Eleanor Anne Porden (1795 – 1825) met her future husband on board his ship, the HMS Trent, and wrote a poem about his travels to the Arctic.
Captain John Franklin took her admiration to mean he could have her for the taking.
Eleanor was one of England’s Romantic poets. Her “Veils or, Triumph of Constancy,” written when she was a teenager, had been published by John Murray II, Byron’s publisher, in a “vanity” arrangement brought about by her father.
Veils did not sell well at first. Perhaps the dissatisfaction came from Porden’s attempt to express her admiration for science in romantic terms. Rich in allegory, at some future date this blog will address Porden’s singular work, but for now, it must be known that her father had to forward eighty-four pounds and four shillings to the publisher to cover initial losses.
John Murray Publishing is still in operation today, presumably no longer offering vanity arrangements.
Upon Captain Franklin’s return, he found Miss Porden still unspoken for and repaired to her London house to pay his addresses. His suit was not accepted, a circumstance she explained by post:
“No one else in my acquaintance could have spoken to me on the subject as you have done without meeting with an instant and positive denial.”
He dashed off a letter in response, appalled that his proposal had upset her “exquisitely.” He would have her know he was not the cold and formal stranger she thought him to be. His proposal was clumsy only because it was likely to be met with rejection. After all, there were ten other aspirants for her hand, many of whom danced attendance upon her constantly at the modish salon she presided over, which discussed scientific and literary topics.
She accepted the Captain’s explanation and now admitted he had thrown her into “pretty confusion,” agreeing to marry him. However, throughout their long engagement, the couple exchanged such heated correspondence (and not a word about love) that it seemed their marriage might not take place.
For one thing, Eleanor loved science. She offered to share with the good captain her notes from a lecture on Electro-Magneticism. The good captain rather wished she would not, being disinclined to “venture on so intricate a subject.”
Perhaps her fiancé’s reluctance in this matter gave Eleanor the sense he might not approve of her literary endeavors:
‘It was the pleasure of Heaven to bestow those talents on me, and it was my father’s pride to cultivate them to the utmost of his power. I should therefore be guilty of a double dereliction of duty in abandoning their exercise.’
He replied that he did not wish his name to be connected with anything like the publication trade. It would be most lowering. (Never mind the fact he was about to publish his own book accounting his adventures in the Arctic–for which England had come to know him as the “Man Who Ate His Boots.”)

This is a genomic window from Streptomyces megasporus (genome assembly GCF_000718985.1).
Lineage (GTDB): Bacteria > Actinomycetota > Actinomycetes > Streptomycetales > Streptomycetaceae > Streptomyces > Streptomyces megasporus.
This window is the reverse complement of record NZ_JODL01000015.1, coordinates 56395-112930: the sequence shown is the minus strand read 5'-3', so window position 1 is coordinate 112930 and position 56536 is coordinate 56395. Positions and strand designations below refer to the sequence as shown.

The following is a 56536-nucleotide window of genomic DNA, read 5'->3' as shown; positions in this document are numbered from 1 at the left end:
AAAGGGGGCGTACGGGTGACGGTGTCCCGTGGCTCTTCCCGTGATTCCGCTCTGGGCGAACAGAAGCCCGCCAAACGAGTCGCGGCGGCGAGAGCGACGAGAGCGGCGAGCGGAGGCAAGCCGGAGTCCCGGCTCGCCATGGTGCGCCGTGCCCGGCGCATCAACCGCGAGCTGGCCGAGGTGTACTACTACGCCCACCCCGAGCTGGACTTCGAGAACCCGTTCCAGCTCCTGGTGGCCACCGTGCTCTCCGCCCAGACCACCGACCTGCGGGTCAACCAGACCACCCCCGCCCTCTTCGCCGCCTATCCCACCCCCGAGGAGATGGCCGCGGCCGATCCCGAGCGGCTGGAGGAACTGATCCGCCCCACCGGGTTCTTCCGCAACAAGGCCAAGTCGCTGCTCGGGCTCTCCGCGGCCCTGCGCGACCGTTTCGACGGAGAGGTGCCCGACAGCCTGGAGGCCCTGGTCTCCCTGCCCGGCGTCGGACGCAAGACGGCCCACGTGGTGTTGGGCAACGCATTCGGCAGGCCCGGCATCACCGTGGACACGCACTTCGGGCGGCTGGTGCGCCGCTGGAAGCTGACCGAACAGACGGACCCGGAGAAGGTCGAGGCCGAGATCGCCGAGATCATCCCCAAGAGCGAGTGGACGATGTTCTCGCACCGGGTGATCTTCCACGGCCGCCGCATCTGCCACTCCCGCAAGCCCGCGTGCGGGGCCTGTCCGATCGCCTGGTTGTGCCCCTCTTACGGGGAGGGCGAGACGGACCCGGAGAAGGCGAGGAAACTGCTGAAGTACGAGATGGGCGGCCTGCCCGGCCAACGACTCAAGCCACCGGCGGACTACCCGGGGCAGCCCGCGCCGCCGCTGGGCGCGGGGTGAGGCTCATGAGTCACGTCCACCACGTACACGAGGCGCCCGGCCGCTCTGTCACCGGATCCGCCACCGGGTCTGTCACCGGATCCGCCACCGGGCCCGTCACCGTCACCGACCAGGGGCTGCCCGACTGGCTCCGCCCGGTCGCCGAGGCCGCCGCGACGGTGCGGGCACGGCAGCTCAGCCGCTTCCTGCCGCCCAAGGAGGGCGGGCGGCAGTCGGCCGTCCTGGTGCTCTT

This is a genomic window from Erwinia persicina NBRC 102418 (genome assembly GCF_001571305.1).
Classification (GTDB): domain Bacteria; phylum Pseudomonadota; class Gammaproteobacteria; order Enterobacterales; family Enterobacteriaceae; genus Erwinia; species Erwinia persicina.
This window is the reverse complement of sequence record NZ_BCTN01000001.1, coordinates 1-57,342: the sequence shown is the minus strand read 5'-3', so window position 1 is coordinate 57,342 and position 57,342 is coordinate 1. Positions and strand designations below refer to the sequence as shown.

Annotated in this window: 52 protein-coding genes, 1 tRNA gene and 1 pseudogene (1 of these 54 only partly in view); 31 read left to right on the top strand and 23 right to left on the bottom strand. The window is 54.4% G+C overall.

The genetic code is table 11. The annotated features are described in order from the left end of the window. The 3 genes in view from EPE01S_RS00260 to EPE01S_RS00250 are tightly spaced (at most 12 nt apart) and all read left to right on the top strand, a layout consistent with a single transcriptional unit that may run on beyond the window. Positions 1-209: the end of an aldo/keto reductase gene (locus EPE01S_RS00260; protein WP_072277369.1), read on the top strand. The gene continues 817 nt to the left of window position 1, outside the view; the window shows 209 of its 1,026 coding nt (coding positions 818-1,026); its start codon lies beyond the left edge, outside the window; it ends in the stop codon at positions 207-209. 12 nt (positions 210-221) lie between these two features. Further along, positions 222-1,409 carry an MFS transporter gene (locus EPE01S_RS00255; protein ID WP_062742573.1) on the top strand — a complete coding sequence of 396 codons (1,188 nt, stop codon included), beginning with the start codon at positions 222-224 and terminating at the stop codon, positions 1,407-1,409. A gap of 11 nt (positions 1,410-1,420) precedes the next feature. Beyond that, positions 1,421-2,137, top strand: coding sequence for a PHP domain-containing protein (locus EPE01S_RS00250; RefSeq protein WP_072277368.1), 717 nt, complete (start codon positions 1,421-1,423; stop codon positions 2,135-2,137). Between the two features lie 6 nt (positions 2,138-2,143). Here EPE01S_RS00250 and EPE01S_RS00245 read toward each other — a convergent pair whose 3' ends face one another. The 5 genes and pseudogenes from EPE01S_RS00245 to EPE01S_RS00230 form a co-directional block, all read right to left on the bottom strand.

“You must not expect me to change my nature,” she wrote, “I am seven and twenty, an age after which women alter little.”
He conceded that point but demanded she give up her Salon, which met on Sundays. The Sabbath is a day which must be devoted to reading books on moral instruction.
Eleanor told him to go to the devil with his books. “The simpler our Religion, the better.” Besides, the works he thought worthwhile reading she believed “mere dilutions of the Sacred Text.” And as for his desire she spend Sundays in seclusion, the notion was absurd, stemming from “the same religious zeal which drove many of the early Christians into the deserts of Syria and Egypt.”
Still clumsy, her fiancé then proffered for Eleanor’s education some correspondence he enjoyed with his good friend Lady Lucy Barry. Her ladyship had generously provided religious books which had been of great comfort to him and his men on their Arctic journey.
Eleanor was not impressed.
“Should I find you to be really tainted with that species of fanaticism which characterizes Lady Lucy Barry’s letters, it would be the severest shock I could receive.”
She added that Her Ladyship must be a Methodist and had perhaps converted the good captain.
Horrified (for no one wanted to be accused a Methodist), he protested:
“..you mistake in supposing me a Methodist. I can by no means enter into the exclusive ideas and opinions which they entertain..nor do I go the length which my friend Lady Lucy Barry has done in the letters I sent for your perusal.”
Shortly thereafter, Captain Franklin became Lord Franklin. Nevertheless, his elevation to the peerage left Eleanor unmoved and unwilling to set a date for the marriage. This was in July of 1823, four years after the engaged couple had met, seven months after their betrothal.
Then Lord Franklin left off his correspondence and demonstrated his intent by deed. He sent Lady Barry packing.
The battle was at an end and the couple wed in August.
They had a daughter, but the birth plunged Eleanor into another battle–one she could not win. Now it was time for her to demonstrate her love.
Lord Franklin was to embark on another long voyage of exploration. Eleanor readily urged him to pursue his vocation. She told him not to linger and wait for the tuberculosis she suffered from to run its course.
She loved him enough to let him go, even though she knew she would never see him again.
So, did he go? If he did, I find that to be a sad ending. Great post though! Tweeted and shared.
He did go and when he returned, he married Porden’s friend who later became known as the Penelope of England, for having despaired of Franklin’s return on a subsequent voyage. It appears he and his crew had encountered some mishap and there was evidence of cannibalism, which none of them survived.
How fun to see a lady who stood up for herself and still got her man.
Yes–she knew precisely who she wanted and she got him on her own terms.
Pingback: Regency Love: The Man Who Ate His Boots | Angelyn's Blog